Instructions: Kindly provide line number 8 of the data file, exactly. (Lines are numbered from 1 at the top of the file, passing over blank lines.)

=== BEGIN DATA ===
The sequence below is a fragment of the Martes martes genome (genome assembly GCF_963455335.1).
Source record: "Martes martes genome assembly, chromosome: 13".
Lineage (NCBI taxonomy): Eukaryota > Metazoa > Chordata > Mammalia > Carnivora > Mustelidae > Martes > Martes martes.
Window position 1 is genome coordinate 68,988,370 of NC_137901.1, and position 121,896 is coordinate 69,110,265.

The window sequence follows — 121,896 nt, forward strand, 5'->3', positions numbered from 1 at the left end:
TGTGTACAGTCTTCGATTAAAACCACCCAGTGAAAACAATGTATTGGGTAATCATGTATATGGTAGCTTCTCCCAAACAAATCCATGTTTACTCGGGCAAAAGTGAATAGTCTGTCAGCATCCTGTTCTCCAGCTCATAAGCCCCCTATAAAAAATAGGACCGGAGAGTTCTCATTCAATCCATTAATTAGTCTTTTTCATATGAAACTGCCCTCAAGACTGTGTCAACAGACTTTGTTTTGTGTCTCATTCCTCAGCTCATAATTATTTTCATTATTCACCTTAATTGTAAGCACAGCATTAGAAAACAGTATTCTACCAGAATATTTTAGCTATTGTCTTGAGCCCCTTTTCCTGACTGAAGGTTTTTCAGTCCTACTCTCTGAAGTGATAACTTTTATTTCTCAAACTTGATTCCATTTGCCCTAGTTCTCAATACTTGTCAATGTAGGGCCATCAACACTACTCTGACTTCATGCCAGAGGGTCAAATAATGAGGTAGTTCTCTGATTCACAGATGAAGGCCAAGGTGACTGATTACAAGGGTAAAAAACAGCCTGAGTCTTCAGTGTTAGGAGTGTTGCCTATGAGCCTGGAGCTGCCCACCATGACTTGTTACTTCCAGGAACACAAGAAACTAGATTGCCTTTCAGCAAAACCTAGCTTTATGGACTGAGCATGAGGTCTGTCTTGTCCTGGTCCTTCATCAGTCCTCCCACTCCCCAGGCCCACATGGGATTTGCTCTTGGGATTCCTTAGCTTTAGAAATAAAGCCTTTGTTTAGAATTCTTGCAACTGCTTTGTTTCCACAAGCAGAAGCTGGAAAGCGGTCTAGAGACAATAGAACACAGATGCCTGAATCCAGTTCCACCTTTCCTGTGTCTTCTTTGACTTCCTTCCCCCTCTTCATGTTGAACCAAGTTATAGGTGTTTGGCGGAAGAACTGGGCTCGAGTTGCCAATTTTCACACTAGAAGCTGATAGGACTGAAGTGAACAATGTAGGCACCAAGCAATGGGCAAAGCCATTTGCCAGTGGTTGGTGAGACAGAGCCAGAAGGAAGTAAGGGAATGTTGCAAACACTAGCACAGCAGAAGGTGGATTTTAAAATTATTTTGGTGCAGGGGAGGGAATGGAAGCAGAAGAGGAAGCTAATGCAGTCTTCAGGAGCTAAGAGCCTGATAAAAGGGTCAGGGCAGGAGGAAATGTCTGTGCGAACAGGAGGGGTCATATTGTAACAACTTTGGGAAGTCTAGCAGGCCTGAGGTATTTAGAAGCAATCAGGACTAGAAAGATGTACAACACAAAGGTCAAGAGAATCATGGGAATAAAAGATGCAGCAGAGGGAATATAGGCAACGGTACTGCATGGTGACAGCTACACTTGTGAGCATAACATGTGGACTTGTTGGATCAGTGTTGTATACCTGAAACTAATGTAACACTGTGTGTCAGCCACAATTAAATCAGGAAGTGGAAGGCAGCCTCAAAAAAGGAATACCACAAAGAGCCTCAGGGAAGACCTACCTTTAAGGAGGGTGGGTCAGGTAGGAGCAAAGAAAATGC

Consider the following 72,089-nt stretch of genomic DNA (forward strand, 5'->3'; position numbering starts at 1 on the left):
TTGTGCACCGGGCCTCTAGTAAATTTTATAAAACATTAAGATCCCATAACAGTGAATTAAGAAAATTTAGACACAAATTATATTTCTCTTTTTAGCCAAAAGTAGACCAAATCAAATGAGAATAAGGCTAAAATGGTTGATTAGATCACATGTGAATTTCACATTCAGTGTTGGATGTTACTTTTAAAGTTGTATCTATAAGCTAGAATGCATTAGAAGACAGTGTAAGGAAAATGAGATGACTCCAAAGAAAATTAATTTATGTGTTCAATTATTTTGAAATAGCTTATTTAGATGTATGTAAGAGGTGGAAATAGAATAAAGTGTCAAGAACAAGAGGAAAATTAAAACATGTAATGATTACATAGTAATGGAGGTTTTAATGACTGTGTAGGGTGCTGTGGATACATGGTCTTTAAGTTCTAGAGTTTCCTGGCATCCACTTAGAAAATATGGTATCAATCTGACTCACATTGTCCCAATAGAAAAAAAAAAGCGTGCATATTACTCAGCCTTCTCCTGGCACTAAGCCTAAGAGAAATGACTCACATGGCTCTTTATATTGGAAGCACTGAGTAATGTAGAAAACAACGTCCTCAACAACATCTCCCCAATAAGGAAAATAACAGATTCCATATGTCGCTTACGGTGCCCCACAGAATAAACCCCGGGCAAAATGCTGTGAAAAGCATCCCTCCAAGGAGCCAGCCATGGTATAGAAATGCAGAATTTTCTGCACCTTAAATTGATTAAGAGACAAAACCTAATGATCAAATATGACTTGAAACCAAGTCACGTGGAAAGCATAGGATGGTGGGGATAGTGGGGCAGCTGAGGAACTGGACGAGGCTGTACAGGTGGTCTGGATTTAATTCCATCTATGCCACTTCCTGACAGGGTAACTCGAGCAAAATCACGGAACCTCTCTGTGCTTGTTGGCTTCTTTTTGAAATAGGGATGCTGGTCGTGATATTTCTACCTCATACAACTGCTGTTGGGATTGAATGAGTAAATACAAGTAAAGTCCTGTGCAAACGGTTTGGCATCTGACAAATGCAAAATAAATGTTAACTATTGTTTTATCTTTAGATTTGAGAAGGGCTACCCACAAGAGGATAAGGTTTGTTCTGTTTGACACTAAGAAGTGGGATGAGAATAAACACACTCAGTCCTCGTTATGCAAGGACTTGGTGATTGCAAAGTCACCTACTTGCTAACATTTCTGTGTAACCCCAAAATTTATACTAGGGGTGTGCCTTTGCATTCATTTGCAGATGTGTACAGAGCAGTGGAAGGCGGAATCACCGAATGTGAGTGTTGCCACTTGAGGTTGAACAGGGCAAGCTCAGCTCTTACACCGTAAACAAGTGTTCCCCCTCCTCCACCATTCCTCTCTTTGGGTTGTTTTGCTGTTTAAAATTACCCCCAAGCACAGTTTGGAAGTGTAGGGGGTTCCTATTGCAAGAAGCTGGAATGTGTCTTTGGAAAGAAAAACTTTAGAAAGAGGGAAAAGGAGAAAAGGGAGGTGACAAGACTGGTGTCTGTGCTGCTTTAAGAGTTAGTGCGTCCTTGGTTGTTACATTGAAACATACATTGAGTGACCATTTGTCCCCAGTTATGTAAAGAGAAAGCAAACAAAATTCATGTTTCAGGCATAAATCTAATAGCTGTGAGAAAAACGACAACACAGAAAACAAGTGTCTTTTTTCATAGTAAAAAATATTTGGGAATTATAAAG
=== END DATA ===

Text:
TTGTGCACCGGGCCTCTAGTAAATTTTATAAAACATTAAGATCCCATAACAGTGAATTAAGAAAATTTAGACACAAATTATATTTCTCTTTTTAGCCAAAAGTAGACCAAATCAAATGAGAATAAGGCTAAAATGGTTGATTAGATCACATGTGAATTTCACATTCAGTGTTGGATGTTACTTTTAAAGTTGTATCTATAAGCTAGAATGCATTAGAAGACAGTGTAAGGAAAATGAGATGACTCCAAAGAAAATTAATTTATGTGTTCAATTATTTTGAAATAGCTTATTTAGATGTATGTAAGAGGTGGAAATAGAATAAAGTGTCAAGAACAAGAGGAAAATTAAAACATGTAATGATTACATAGTAATGGAGGTTTTAATGACTGTGTAGGGTGCTGTGGATACATGGTCTTTAAGTTCTAGAGTTTCCTGGCATCCACTTAGAAAATATGGTATCAATCTGACTCACATTGTCCCAATAGAAAAAAAAAAGCGTGCATATTACTCAGCCTTCTCCTGGCACTAAGCCTAAGAGAAATGACTCACATGGCTCTTTATATTGGAAGCACTGAGTAATGTAGAAAACAACGTCCTCAACAACATCTCCCCAATAAGGAAAATAACAGATTCCATATGTCGCTTACGGTGCCCCACAGAATAAACCCCGGGCAAAATGCTGTGAAAAGCATCCCTCCAAGGAGCCAGCCATGGTATAGAAATGCAGAATTTTCTGCACCTTAAATTGATTAAGAGACAAAACCTAATGATCAAATATGACTTGAAACCAAGTCACGTGGAAAGCATAGGATGGTGGGGATAGTGGGGCAGCTGAGGAACTGGACGAGGCTGTACAGGTGGTCTGGATTTAATTCCATCTATGCCACTTCCTGACAGGGTAACTCGAGCAAAATCACGGAACCTCTCTGTGCTTGTTGGCTTCTTTTTGAAATAGGGATGCTGGTCGTGATATTTCTACCTCATACAACTGCTGTTGGGATTGAATGAGTAAATACAAGTAAAGTCCTGTGCAAACGGTTTGGCATCTGACAAATGCAAAATAAATGTTAACTATTGTTTTATCTTTAGATTTGAGAAGGGCTACCCACAAGAGGATAAGGTTTGTTCTGTTTGACACTAAGAAGTGGGATGAGAATAAACACACTCAGTCCTCGTTATGCAAGGACTTGGTGATTGCAAAGTCACCTACTTGCTAACATTTCTGTGTAACCCCAAAATTTATACTAGGGGTGTGCCTTTGCATTCATTTGCAGATGTGTACAGAGCAGTGGAAGGCGGAATCACCGAATGTGAGTGTTGCCACTTGAGGTTGAACAGGGCAAGCTCAGCTCTTACACCGTAAACAAGTGTTCCCCCTCCTCCACCATTCCTCTCTTTGGGTTGTTTTGCTGTTTAAAATTACCCCCAAGCACAGTTTGGAAGTGTAGGGGGTTCCTATTGCAAGAAGCTGGAATGTGTCTTTGGAAAGAAAAACTTTAGAAAGAGGGAAAAGGAGAAAAGGGAGGTGACAAGACTGGTGTCTGTGCTGCTTTAAGAGTTAGTGCGTCCTTGGTTGTTACATTGAAACATACATTGAGTGACCATTTGTCCCCAGTTATGTAAAGAGAAAGCAAACAAAATTCATGTTTCAGGCATAAATCTAATAGCTGTGAGAAAAACGACAACACAGAAAACAAGTGTCTTTTTTCATAGTAAAAAATATTTGGGAATTATAAAG